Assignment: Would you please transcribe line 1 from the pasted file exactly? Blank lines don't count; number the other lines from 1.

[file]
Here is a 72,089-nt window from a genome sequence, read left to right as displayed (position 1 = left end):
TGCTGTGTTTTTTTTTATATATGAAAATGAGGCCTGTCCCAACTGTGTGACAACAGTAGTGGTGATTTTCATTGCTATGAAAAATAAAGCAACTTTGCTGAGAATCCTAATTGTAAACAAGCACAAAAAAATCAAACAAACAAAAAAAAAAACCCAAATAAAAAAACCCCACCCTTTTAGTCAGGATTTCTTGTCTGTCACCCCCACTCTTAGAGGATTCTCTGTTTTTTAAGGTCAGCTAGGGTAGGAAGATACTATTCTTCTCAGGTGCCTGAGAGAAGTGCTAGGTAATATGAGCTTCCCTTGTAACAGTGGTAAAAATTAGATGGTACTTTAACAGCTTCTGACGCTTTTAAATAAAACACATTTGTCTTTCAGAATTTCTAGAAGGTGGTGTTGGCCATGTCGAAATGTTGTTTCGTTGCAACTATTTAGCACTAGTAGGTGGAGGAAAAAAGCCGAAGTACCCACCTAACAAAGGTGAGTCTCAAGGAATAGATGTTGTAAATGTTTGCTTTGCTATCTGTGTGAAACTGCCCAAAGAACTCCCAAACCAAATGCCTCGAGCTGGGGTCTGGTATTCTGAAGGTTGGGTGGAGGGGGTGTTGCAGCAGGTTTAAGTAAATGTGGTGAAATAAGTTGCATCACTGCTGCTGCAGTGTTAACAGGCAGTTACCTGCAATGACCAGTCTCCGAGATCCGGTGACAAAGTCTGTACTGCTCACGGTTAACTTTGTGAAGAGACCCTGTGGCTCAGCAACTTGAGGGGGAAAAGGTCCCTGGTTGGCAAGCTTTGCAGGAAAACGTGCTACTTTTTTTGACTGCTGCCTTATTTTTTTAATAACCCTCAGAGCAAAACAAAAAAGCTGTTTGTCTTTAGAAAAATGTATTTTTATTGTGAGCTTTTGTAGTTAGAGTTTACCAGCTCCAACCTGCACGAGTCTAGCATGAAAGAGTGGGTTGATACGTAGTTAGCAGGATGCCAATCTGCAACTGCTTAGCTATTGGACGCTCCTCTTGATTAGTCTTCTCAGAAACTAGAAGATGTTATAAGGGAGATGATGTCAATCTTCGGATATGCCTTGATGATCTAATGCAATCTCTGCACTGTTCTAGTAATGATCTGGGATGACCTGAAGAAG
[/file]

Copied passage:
Here is a 72,089-nt window from a genome sequence, read left to right as displayed (position 1 = left end):